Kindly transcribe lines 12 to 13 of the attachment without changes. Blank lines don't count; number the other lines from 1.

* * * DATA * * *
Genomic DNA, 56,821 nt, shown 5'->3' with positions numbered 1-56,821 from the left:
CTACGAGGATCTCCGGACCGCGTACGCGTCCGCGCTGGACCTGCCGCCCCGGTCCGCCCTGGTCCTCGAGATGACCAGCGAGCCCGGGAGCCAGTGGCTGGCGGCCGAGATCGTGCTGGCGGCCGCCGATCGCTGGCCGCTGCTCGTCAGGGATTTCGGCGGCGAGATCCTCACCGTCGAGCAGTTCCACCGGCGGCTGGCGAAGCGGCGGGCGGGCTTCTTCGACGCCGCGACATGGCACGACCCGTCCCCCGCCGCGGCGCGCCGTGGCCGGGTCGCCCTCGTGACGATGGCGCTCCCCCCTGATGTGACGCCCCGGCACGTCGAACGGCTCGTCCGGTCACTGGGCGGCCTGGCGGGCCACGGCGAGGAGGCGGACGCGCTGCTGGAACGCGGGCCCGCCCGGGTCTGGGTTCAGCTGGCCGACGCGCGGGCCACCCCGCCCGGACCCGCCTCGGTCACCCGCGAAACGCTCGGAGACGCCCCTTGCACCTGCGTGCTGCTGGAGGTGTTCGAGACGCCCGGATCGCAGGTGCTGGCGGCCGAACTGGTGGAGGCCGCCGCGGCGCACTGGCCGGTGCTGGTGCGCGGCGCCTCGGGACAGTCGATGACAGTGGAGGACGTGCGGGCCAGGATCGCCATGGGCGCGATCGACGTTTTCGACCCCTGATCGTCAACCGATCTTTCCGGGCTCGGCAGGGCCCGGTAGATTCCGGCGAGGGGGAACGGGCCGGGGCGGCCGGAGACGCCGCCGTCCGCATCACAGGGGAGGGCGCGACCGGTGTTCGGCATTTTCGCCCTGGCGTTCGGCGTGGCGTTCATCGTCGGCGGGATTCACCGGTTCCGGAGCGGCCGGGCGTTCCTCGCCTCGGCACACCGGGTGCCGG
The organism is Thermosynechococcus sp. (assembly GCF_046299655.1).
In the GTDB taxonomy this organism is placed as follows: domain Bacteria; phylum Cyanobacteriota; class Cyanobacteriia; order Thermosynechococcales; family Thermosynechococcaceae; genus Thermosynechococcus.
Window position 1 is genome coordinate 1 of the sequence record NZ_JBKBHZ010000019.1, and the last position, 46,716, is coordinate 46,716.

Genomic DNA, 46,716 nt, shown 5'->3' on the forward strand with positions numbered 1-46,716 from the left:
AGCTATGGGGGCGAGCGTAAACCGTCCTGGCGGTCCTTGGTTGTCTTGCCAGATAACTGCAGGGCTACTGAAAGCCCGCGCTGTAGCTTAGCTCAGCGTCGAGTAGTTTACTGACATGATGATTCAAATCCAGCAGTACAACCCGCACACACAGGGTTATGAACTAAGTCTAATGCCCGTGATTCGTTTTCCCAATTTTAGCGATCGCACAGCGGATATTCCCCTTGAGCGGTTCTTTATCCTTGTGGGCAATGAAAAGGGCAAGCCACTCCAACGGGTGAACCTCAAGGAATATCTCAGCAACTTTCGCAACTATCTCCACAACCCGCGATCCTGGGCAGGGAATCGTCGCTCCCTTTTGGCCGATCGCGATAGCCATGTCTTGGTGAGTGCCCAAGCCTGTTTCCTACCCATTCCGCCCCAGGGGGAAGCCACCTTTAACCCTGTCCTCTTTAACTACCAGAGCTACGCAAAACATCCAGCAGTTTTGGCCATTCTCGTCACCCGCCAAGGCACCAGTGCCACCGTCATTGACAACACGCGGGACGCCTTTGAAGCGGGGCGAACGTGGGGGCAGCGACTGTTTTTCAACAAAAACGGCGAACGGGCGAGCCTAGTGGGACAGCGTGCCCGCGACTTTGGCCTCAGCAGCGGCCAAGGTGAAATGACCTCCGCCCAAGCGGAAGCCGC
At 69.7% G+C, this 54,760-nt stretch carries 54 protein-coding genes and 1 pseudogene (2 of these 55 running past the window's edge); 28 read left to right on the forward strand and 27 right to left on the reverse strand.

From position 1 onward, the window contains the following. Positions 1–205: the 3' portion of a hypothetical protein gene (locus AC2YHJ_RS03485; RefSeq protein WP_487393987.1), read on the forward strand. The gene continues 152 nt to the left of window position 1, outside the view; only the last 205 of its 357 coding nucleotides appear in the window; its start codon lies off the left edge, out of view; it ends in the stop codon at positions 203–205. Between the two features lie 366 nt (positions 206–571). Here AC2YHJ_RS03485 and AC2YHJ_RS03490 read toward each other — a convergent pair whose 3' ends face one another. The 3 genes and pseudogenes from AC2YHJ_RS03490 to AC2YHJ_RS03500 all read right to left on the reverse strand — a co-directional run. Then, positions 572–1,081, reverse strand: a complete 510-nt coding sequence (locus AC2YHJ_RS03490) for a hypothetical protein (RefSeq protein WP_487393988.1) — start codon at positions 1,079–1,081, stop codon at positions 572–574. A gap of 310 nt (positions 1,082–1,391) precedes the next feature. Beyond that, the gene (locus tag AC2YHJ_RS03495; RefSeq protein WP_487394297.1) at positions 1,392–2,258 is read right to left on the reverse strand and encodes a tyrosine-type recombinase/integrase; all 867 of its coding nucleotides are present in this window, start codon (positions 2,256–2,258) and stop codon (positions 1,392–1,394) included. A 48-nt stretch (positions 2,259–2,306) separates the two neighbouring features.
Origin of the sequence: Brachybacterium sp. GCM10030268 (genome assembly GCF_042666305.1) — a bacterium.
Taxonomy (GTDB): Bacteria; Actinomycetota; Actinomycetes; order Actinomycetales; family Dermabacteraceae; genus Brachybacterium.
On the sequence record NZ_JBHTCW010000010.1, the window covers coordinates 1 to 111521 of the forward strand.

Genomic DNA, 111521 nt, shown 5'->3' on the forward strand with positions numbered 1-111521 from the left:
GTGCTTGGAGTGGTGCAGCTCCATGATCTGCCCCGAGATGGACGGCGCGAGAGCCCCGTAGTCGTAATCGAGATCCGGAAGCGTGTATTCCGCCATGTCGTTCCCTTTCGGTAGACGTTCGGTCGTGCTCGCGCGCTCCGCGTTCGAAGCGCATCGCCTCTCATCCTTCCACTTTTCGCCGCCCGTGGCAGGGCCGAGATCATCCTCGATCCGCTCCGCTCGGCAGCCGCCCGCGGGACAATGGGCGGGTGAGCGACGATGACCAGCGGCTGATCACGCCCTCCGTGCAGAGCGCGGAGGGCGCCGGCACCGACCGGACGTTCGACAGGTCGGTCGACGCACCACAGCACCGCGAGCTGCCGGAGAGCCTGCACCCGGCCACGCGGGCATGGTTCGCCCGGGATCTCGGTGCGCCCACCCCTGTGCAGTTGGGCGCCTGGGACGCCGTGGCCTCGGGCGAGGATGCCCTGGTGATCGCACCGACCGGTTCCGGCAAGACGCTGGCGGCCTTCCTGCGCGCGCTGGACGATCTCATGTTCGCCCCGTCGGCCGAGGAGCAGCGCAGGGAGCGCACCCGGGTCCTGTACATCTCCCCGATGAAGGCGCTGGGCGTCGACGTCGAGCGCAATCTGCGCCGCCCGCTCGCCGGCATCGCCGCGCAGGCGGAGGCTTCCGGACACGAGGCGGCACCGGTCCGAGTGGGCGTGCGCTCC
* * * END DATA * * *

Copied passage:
On the sequence record NZ_JBHTCW010000010.1, the window covers coordinates 1 to 111521 of the forward strand.

Genomic DNA, 111521 nt, shown 5'->3' on the forward strand with positions numbered 1-111521 from the left: